1. Please take 30 seconds to register your free account to remove most ads, post topics, make friends, earn reward points at our store, and more!  

Tube recommendation for SVT-II?

Discussion in 'Amps and Cabs [BG]' started by Whoopysnorp, Sep 9, 2008.


  1. Whoopysnorp

    Whoopysnorp

    Feb 5, 2006
    I've had a sextet of Svetlana 6550s in my SVT-II for about four years now. They haven't seen real heavy use--regular rehearsal use for probably 2-3 of those years, and maybe about 15-20 gigs total--but I'm getting pretty weak volume now. I have to turn it up past halfway to get it even kind of loud (through an SVT410HLF cab), and they are breaking up about halfway up the dial (that part could be normal I guess). Seems like they should have lasted longer, but I get the impression these are budget 6550s. Does anybody have any recommendations for power tubes for these amps? Current production, please, unless you can find a NOS tube that sells for ~$200 a sextet.
     
  2. Whoopysnorp

    Whoopysnorp

    Feb 5, 2006
    Forgot to mention that I've been running it sitting on its side next to the cab on the advice of the previous owner, who said it would always blow fuses when he had it sitting on top of his 8x10 (presumably due to vibrations). He played it loud, though, and surely my 4x10 won't rattle the amp quite so much, so I'm planning to have it on top of the cab in the future. However, is there any way this could have increased wear on the tubes?

    There have also been a few occasions where it was switched on and taken off standby without a load connected, due to a third party removing the speaker cable without telling me. I always made sure to switch it back to standby and correct the problem immediately, and my impression was that output transformer damage due to this kind of use would just kill the amp entirely, but is there any way my volume drop could be due to an OT problem?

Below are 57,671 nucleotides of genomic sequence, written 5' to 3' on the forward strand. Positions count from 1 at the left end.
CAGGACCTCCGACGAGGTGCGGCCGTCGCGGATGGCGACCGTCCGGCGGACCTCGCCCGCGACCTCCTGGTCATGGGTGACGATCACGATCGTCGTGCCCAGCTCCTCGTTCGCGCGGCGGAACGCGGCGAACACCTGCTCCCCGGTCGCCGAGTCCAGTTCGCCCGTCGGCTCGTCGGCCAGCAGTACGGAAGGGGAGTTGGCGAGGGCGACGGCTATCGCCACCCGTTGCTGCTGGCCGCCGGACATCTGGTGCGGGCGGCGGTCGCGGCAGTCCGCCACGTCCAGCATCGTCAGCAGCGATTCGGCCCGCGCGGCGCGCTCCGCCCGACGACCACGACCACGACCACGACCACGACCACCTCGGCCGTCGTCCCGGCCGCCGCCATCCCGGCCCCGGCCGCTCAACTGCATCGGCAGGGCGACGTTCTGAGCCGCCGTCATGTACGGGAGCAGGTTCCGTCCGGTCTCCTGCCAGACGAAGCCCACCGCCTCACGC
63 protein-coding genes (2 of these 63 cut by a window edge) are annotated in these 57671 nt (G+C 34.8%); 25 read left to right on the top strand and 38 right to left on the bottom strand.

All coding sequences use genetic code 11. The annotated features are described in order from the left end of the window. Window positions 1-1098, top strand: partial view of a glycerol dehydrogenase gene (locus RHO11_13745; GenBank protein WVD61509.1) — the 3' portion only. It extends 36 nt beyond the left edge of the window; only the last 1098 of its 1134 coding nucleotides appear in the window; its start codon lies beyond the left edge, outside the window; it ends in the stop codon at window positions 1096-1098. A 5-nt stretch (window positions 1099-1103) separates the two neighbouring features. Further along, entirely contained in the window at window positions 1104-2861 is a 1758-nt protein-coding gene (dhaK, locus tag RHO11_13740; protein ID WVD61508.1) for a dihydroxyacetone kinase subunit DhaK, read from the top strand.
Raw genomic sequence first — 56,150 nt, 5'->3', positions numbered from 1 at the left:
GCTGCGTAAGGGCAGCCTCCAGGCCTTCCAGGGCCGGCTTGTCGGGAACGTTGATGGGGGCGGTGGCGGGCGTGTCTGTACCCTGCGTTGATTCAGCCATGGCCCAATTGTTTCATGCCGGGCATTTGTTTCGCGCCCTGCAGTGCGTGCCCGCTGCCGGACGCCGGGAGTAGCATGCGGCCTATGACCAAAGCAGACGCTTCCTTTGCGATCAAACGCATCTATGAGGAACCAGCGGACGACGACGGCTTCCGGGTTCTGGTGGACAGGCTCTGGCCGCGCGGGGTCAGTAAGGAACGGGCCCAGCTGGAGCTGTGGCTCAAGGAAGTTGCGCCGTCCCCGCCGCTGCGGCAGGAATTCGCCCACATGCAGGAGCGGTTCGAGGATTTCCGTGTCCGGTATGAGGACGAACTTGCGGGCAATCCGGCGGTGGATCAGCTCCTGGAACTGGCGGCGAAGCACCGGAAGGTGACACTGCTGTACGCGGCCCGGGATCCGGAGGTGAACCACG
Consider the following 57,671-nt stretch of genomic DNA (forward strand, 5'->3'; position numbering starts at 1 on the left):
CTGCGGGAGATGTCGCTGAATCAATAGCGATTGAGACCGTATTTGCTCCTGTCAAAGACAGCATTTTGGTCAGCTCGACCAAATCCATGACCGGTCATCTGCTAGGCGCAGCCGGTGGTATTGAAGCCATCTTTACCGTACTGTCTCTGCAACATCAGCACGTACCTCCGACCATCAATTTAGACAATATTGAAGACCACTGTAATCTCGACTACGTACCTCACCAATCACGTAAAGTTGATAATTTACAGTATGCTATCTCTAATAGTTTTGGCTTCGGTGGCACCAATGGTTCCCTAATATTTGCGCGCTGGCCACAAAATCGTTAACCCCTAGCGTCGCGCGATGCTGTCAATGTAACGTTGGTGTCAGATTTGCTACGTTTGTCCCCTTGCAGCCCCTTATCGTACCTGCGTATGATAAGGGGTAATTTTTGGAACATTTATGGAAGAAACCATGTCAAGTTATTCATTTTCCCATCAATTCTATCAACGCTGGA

3. You need a rebias, not new tubes.
     
  4. It is possible that a strong enough vibration could interrupt the relatively low voltage of the bias, either at the base/socket connection or in a cold solder joint, and put the amp into momentary runaway, blowing the fuse. Just get some foam or use a couple of folded bath towels between your amp and cab. There's no excuse to take the chance of damage with solutions that easy and cheap.

    Unless you were playing through it at the time, there was no danger.
     
  5. Whoopysnorp

    Whoopysnorp

    Feb 5, 2006
    On occasions where this happened, I actually tried to play a couple of notes through it before realizing what was going on.

    I would love it if this turned out to be the case! I have the means to bias amps, so I can give this a try. When I retubed it last, I had the shop bias it, and I don't really know how they set it.
     

Share This Page

  1. This site uses cookies to help personalise content, tailor your experience and to keep you logged in if you register.
    By continuing to use this site, you are consenting to our use of cookies.